The term “gospel” doesn’t mean what it used to, signifying – for different groups of listeners – any music with a Christian theme, or the old spirituals they sing in Southern Baptist churches, or the arena-filling strains of Benjamin Dube and the like in South Africa. The Wow Gospel 2015 compilation initially leaps all over the place, muddying the waters further by including R&B, pop, hip-hop and soul (and all of that within the first five or six tracks of disc one!). That structural dissonance means it’s difficult to settle into this collection as a listener, though the flipside of the style-hopping is that there is, at least, only a small number of shared themes. These are handled with varying levels of skill and appeal. Erica Campbell’s You Are is lyrically superficial, adding nothing much at all to the existing canon, with Jamie Grace’s Beautiful Day suffering similar shortfalls, though it does have a catchier melody. There is steadier flow on the second disc, which comprises mostly the call-and-response style for which Kirk Franklin arguably remains the standard-bearer. Israel Houghton’s Come As You Are adds some world music elements to the mix, with Houghton’s higher range balanced by the voices of guests Donnie McClurkin and Marvin Sapp. Those two singers have their own entries on the tracklist, and McClurkin’s energetic offering We Are Victorious features Tye Tribbett, who in turn has another song on the compilation. As such, the range of artists involved is not as wide as the range of styles on the first disc, and the suggestion that this release represents a reasonable cross-section of the music available in the genres collected under its single banner seems a touch spurious.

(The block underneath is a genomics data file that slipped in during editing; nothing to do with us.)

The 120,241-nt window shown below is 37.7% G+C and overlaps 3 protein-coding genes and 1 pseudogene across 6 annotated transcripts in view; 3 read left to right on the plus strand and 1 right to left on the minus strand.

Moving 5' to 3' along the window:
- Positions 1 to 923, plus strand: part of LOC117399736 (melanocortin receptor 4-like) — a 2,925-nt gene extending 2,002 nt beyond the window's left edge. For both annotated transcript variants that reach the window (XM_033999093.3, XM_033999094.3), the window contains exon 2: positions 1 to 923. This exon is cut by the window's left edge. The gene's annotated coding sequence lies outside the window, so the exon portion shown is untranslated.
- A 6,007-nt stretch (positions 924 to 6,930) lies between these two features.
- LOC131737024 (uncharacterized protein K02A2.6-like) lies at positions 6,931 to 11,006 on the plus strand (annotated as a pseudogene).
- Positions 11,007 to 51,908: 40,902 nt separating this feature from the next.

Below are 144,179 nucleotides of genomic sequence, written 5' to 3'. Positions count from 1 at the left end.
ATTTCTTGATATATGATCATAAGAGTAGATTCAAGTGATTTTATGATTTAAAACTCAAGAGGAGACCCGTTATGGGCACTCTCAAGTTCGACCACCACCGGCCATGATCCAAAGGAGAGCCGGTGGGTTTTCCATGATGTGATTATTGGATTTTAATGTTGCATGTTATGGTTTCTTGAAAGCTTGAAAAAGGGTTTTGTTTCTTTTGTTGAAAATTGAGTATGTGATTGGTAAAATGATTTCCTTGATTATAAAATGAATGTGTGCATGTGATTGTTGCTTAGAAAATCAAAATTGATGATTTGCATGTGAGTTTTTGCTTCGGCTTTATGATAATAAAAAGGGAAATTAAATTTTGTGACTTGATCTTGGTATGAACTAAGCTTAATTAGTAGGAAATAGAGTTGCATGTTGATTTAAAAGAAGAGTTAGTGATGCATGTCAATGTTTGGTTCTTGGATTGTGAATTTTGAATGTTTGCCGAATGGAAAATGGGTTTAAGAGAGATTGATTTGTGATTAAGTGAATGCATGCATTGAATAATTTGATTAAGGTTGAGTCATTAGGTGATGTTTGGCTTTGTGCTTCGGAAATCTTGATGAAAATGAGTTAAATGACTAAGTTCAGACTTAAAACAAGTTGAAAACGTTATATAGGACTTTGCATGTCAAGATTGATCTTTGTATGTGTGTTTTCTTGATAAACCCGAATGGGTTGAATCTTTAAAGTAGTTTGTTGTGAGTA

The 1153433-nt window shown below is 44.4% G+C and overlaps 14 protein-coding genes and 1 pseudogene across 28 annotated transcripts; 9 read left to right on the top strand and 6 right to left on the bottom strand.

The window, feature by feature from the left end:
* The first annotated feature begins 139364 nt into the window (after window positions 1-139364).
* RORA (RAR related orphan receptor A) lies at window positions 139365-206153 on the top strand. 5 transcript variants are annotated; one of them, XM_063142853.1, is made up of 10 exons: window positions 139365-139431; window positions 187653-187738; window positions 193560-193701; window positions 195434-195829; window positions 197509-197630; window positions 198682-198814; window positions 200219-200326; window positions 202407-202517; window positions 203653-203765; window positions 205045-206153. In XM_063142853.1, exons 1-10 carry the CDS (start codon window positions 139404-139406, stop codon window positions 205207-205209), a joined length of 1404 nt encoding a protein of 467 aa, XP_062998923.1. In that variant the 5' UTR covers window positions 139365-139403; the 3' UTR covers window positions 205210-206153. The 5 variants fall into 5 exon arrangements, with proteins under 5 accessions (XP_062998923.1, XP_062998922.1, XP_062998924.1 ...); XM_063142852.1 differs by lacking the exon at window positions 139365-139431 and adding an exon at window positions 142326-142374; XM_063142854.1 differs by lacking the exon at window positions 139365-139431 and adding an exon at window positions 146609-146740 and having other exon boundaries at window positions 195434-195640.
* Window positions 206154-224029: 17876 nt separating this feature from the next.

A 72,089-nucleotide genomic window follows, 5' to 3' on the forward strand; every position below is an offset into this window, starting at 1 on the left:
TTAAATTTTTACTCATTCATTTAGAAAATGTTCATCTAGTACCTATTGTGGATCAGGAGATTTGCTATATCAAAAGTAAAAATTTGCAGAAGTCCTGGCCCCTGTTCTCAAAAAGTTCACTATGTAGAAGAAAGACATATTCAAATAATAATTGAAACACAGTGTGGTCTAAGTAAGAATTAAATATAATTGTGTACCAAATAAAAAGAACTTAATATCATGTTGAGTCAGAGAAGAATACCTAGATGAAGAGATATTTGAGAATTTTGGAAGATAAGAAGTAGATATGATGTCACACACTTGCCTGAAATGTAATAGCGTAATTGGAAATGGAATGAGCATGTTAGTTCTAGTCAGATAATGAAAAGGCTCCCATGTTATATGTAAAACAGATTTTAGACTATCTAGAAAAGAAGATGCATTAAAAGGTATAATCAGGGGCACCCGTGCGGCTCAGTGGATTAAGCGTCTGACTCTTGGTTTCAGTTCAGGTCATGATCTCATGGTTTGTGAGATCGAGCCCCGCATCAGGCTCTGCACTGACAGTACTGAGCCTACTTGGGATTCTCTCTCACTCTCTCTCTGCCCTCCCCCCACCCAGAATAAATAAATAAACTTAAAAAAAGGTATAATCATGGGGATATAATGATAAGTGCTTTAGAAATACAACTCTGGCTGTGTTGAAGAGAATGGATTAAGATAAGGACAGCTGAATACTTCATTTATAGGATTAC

The Hallmark card cover art for Starry Little Light belies the quality and maturity of the music. Singer-songwriters Sumari Schoeman and Alette-Johanni Winckler are responsible for just about everything, from the compositions to the instrumentals to the executive production. Their combined backing vocals are soon identified as one of the central tenets of their sound, similar to the style employed by the brothers Hanson. As mentioned, the music is sophisticated and beautifully made, with the major concession to the suggested purpose of the album – helping kids to get to sleep – seen in the mellow, stripped-down arrangements. Simplistic and clichéd ideas of what might appeal to children are largely abandoned, replaced by tunes that are superficially relaxing to listen to and also valuable beyond that for the edifying lyrical content delivered by Schoeman and Winckler in the songs they pen and in the material from other artists they choose to interpret. The opening quartet of songs is superb, with Thank You Jesus, God Of Wonders and the title track being top-notch additions to the South African worship canon and Jesus Culture’s beautiful Holy Spirit receives a cosy overhaul. There are other strong tracks as well, with Unconditionally and its powerful hook and a version of Great Are You, Lord featuring Heinz Winckler on lead vocals among them. Parents may initially buy this for their little ones, but it’ll likely get at least as much mileage out of adult listeners. Schoeman and Winckler have also released an Afrikaans album called Jesus Se Vrede – just as strong in terms of its production and performance levels.